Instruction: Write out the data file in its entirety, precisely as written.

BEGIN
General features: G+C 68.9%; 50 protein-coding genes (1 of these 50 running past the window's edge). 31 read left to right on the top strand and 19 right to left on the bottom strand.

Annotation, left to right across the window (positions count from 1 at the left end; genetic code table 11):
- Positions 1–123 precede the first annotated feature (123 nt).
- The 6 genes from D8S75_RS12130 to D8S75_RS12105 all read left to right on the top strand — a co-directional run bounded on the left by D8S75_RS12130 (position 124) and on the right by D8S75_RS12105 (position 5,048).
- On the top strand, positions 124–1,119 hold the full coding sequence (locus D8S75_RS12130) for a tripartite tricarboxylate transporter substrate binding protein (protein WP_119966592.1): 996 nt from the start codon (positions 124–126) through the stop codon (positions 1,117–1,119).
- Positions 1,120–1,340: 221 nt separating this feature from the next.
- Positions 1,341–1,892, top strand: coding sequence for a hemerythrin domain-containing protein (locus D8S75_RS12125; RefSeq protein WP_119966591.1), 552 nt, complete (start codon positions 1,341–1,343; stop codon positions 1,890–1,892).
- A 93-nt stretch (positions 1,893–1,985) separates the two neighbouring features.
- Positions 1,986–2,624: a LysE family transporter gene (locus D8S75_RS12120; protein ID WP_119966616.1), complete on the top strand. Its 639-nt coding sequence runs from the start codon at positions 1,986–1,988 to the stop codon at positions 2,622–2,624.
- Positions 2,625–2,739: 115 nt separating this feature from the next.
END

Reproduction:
General features: G+C 68.9%; 50 protein-coding genes (1 of these 50 running past the window's edge). 31 read left to right on the top strand and 19 right to left on the bottom strand.

Annotation, left to right across the window (positions count from 1 at the left end; genetic code table 11):
- Positions 1–123 precede the first annotated feature (123 nt).
- The 6 genes from D8S75_RS12130 to D8S75_RS12105 all read left to right on the top strand — a co-directional run bounded on the left by D8S75_RS12130 (position 124) and on the right by D8S75_RS12105 (position 5,048).
- On the top strand, positions 124–1,119 hold the full coding sequence (locus D8S75_RS12130) for a tripartite tricarboxylate transporter substrate binding protein (protein WP_119966592.1): 996 nt from the start codon (positions 124–126) through the stop codon (positions 1,117–1,119).
- Positions 1,120–1,340: 221 nt separating this feature from the next.
- Positions 1,341–1,892, top strand: coding sequence for a hemerythrin domain-containing protein (locus D8S75_RS12125; RefSeq protein WP_119966591.1), 552 nt, complete (start codon positions 1,341–1,343; stop codon positions 1,890–1,892).
- A 93-nt stretch (positions 1,893–1,985) separates the two neighbouring features.
- Positions 1,986–2,624: a LysE family transporter gene (locus D8S75_RS12120; protein ID WP_119966616.1), complete on the top strand. Its 639-nt coding sequence runs from the start codon at positions 1,986–1,988 to the stop codon at positions 2,622–2,624.
- Positions 2,625–2,739: 115 nt separating this feature from the next.